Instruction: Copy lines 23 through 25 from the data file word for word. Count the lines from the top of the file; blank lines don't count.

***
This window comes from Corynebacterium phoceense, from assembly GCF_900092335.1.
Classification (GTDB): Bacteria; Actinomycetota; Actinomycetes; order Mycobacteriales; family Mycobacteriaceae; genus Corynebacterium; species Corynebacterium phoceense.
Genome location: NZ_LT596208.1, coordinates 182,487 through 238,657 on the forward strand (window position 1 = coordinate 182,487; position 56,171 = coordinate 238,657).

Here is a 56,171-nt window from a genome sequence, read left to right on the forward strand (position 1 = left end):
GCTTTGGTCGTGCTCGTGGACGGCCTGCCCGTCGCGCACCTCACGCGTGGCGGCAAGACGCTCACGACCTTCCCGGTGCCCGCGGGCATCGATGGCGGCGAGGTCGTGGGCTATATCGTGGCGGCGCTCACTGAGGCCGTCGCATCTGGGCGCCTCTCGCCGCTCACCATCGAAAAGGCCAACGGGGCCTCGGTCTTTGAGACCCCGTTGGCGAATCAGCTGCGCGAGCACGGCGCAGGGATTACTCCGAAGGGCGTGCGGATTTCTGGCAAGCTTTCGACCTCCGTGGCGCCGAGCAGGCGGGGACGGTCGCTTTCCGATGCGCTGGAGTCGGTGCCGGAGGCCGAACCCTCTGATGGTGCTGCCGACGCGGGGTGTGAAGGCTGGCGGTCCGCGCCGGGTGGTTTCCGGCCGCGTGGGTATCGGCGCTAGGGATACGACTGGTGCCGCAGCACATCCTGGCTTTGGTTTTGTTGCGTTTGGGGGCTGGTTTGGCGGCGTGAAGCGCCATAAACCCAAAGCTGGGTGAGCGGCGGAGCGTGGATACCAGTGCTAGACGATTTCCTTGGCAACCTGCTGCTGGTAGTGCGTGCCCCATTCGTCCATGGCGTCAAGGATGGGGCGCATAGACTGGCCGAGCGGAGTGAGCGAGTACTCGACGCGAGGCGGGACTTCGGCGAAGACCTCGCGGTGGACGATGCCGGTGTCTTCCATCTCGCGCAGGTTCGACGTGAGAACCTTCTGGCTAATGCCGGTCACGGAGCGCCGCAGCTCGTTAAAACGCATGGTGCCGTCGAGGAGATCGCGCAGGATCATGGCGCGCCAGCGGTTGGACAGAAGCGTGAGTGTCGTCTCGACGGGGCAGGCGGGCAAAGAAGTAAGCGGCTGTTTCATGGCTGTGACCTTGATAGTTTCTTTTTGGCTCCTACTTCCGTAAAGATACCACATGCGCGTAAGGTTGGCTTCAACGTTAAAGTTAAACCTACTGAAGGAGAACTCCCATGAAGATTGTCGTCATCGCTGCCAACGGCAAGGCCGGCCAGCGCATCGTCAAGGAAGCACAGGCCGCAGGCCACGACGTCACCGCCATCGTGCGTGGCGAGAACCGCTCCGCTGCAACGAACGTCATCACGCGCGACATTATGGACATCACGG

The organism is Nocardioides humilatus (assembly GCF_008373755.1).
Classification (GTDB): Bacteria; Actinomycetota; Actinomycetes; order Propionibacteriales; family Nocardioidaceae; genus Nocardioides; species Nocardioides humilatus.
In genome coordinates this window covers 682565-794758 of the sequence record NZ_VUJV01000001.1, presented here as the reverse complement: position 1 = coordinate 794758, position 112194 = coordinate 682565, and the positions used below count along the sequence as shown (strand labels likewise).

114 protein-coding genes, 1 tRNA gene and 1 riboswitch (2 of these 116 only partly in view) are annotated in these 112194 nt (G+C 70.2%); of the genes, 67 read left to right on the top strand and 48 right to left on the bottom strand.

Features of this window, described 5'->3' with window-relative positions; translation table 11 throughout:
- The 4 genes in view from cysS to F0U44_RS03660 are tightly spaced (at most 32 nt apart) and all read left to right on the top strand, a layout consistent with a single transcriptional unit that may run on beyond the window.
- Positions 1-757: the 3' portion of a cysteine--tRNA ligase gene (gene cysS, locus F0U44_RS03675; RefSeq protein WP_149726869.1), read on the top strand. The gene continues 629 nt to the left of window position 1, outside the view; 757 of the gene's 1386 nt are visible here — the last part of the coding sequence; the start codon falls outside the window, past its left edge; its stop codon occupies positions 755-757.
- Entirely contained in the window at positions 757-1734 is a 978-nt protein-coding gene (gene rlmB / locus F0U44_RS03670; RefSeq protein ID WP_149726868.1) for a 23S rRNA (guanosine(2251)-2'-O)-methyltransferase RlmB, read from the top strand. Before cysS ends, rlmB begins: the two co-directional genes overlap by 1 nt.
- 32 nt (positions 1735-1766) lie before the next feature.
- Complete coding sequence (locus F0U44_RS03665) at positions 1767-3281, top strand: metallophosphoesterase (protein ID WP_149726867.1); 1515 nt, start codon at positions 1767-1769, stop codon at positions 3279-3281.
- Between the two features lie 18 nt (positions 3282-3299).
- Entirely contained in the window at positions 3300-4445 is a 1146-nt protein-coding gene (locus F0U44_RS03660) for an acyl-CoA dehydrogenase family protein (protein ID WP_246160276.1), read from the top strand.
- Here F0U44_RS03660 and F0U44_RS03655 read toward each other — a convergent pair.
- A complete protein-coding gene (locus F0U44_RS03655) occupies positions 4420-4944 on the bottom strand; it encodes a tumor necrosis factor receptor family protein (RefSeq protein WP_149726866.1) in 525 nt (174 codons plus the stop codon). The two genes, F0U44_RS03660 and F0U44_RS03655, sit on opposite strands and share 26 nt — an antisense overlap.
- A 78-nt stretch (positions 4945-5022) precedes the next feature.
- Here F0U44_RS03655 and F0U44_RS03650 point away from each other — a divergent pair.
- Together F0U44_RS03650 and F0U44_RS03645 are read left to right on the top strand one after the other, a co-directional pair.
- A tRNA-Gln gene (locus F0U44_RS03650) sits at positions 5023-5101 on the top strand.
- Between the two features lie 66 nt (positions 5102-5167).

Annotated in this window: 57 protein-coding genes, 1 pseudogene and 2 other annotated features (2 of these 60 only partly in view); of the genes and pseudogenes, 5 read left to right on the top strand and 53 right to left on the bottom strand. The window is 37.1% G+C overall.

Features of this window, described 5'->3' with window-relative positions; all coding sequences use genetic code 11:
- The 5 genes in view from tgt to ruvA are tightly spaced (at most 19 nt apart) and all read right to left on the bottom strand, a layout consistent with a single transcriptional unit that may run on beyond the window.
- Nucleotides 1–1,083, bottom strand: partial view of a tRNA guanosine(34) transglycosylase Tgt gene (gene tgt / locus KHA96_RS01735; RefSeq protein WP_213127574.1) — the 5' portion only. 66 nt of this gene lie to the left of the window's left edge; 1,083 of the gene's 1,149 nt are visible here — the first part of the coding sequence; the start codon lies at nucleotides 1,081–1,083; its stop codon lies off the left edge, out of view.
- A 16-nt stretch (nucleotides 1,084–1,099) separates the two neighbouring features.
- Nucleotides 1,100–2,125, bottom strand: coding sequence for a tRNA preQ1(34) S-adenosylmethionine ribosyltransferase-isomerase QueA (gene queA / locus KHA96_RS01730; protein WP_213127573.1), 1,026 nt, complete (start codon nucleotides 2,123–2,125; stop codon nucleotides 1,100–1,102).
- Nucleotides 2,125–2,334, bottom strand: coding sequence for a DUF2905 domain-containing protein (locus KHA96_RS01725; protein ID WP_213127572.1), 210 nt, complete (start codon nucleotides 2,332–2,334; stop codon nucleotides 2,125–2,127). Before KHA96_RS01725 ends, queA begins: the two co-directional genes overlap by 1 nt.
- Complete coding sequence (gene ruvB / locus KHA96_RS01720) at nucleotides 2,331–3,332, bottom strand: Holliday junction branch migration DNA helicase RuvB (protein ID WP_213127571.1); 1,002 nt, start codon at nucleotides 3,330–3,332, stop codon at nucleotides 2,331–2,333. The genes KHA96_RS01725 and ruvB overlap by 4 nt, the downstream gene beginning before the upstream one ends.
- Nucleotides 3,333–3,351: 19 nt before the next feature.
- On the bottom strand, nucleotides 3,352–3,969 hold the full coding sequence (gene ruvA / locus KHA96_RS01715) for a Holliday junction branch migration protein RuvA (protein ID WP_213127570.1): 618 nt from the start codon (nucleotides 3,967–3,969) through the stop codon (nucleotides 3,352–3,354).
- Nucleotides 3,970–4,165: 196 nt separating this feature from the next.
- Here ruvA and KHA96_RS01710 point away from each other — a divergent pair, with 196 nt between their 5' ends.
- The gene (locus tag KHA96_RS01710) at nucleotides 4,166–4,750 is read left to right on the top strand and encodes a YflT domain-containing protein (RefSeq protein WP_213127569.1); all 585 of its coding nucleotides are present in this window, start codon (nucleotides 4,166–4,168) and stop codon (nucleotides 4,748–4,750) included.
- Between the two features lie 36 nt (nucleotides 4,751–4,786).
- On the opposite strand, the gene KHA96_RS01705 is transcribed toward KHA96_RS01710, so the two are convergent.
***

- A tRNA-Gln gene (locus F0U44_RS03650) sits at positions 5023-5101 on the top strand.
- Between the two features lie 66 nt (positions 5102-5167).

Annotated in this window: 57 protein-coding genes, 1 pseudogene and 2 other annotated features (2 of these 60 only partly in view); of the genes and pseudogenes, 5 read left to right on the top strand and 53 right to left on the bottom strand. The window is 37.1% G+C overall.